According to a recent news from the University of British Columbia's official website, researchers at the school have developed an inexpensive and sustainable way to use bacteria to convert light into energy to make solar cells. This new battery produces more current density than previous devices. Strong, and work in dim light as well as in bright light.
Researchers say that to make solar cells widely used in places like Scandinavia and British Columbia where there is more rainy weather, this innovation is an important step. As technology advances, this kind of living organisms are made – from biology (biogenic) solar cell efficiency comparable to synthetic batteries used in traditional solar panels.
When constructing bio-derived batteries, the method was to extract the natural pigments used in bacterial photosynthesis, but this method is costly and complicated, requires the use of toxic solvents, and may cause pigment degradation.
To solve the above problems, the researchers left the pigment in the bacteria. They genetically engineered E. coli to produce a large amount of lycopene. Lycopene is a red pigment that gives tomatoes a red color that is used to absorb light and convert it into energy. Particularly effective. The researchers applied a mineral that could act as a semiconductor to the bacteria and then applied the mixture to the glass surface. They used coated glass as the battery anode to produce a current density of 0.689 mA/cm2. The current density achieved by other researchers in the field is only 0.362 mA/cm 2 .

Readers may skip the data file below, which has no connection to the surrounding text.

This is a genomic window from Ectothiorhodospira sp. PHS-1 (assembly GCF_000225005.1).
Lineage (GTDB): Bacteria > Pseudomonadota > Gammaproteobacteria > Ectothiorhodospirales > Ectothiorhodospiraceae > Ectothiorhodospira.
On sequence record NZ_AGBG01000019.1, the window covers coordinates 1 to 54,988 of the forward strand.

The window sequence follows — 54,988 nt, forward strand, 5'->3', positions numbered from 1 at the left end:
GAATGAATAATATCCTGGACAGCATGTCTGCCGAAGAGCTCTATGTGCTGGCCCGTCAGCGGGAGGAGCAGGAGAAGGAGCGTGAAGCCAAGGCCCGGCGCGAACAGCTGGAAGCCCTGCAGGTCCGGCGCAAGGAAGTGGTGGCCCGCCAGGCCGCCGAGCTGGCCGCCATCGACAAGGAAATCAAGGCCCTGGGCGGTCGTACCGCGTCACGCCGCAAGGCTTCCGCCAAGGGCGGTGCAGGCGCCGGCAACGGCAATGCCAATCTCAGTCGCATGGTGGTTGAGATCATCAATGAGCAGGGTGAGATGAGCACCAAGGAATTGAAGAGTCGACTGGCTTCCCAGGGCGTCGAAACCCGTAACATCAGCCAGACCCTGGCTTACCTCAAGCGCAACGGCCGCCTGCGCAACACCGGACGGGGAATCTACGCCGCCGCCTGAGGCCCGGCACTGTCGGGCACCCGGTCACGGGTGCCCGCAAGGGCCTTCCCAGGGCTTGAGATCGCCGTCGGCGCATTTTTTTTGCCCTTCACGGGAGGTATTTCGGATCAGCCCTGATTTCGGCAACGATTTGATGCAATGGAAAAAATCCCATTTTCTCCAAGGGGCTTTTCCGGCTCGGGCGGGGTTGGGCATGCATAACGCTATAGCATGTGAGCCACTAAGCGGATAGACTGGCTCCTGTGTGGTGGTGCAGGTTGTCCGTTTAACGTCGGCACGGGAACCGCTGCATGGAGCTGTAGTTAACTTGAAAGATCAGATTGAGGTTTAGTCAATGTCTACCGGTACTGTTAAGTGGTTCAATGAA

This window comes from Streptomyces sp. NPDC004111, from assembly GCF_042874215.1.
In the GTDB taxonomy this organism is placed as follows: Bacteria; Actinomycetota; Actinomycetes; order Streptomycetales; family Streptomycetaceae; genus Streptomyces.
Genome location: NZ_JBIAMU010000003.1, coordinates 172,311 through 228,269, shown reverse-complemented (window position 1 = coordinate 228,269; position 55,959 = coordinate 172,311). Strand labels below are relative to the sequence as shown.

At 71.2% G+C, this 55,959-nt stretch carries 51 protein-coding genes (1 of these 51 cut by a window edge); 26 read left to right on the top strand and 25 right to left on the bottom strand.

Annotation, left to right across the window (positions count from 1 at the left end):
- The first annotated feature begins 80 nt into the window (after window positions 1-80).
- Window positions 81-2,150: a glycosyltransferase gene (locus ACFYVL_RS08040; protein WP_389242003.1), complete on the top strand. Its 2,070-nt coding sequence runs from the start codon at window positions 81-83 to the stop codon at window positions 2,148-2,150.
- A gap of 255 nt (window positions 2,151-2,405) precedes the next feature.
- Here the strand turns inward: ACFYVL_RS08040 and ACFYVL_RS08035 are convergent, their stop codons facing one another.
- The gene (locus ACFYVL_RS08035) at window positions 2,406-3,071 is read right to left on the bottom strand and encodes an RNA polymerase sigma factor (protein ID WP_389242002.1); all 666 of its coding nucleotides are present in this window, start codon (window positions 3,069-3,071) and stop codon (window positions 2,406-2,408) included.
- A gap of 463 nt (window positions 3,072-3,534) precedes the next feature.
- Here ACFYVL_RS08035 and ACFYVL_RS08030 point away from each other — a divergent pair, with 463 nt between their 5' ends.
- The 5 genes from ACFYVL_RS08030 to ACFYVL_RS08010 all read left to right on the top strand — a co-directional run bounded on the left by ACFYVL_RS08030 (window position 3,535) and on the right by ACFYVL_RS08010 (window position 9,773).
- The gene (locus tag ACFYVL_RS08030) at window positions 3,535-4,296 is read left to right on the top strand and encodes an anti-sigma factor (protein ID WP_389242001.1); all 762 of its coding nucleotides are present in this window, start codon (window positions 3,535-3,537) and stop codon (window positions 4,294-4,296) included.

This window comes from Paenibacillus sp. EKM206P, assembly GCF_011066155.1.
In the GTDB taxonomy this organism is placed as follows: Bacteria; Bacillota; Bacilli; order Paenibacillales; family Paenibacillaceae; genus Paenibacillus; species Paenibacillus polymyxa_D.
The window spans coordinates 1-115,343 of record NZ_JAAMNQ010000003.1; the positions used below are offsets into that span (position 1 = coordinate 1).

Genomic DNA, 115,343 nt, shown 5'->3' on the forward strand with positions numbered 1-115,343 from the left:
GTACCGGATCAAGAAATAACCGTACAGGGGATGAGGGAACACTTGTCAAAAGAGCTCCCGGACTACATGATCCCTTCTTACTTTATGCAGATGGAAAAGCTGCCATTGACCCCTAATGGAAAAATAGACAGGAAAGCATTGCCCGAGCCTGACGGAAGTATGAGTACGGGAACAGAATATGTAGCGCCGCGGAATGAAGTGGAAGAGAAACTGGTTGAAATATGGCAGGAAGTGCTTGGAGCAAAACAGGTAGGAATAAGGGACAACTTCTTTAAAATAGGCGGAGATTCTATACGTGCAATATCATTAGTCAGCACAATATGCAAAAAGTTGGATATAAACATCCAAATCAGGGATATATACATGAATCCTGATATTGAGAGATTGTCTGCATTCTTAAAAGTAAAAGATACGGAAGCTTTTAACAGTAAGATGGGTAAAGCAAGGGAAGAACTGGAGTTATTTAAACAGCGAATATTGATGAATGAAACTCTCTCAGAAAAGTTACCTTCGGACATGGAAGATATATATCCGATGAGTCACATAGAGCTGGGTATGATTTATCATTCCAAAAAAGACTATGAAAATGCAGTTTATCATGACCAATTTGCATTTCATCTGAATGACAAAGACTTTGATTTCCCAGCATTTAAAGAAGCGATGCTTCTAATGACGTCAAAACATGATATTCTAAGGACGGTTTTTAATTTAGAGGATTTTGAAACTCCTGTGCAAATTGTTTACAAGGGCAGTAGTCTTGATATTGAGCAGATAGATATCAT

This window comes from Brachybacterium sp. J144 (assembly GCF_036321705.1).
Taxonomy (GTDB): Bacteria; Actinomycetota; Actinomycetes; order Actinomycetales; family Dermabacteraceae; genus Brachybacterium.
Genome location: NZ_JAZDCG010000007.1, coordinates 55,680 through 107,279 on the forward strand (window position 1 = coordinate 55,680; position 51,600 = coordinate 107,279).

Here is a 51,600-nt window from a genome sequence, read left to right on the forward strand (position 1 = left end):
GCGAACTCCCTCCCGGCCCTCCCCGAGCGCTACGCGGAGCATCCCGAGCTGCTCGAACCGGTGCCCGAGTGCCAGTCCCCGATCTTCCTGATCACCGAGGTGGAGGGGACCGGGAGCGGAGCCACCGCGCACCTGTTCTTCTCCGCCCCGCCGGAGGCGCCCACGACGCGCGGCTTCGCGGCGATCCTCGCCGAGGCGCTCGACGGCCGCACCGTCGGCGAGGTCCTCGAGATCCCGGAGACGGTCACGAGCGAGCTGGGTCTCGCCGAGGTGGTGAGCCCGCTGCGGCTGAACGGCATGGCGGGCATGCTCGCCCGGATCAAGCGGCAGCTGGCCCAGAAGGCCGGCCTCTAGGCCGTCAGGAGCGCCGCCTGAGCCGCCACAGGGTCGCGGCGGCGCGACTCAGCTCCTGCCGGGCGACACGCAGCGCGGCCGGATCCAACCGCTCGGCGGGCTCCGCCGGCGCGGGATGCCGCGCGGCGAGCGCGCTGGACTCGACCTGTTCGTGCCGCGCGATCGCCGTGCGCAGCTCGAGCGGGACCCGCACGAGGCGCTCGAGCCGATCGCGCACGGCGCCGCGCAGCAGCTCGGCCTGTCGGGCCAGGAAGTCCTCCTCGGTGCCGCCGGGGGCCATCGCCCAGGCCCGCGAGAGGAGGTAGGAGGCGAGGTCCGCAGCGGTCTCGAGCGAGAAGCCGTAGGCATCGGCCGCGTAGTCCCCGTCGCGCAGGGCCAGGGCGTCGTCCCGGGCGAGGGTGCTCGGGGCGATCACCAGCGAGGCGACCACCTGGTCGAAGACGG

Project leader, Prof. Vikramiyah Yadav, professor of chemical and biological engineering at UBC, said: 'We have recorded the highest current density of bio-derived solar cells. We are developing these hybrid materials to make them economical. And sustainable methods of manufacturing, and the final efficiency is comparable to traditional solar cells.'
Yadav believes that this process will reduce the production cost of pigments by 10%. Their ultimate dream is to find a way to not kill bacteria, and thus infinitely produce pigments. In addition, this biologically derived material also Can be widely used in mining, deep sea exploration and other low-light environments.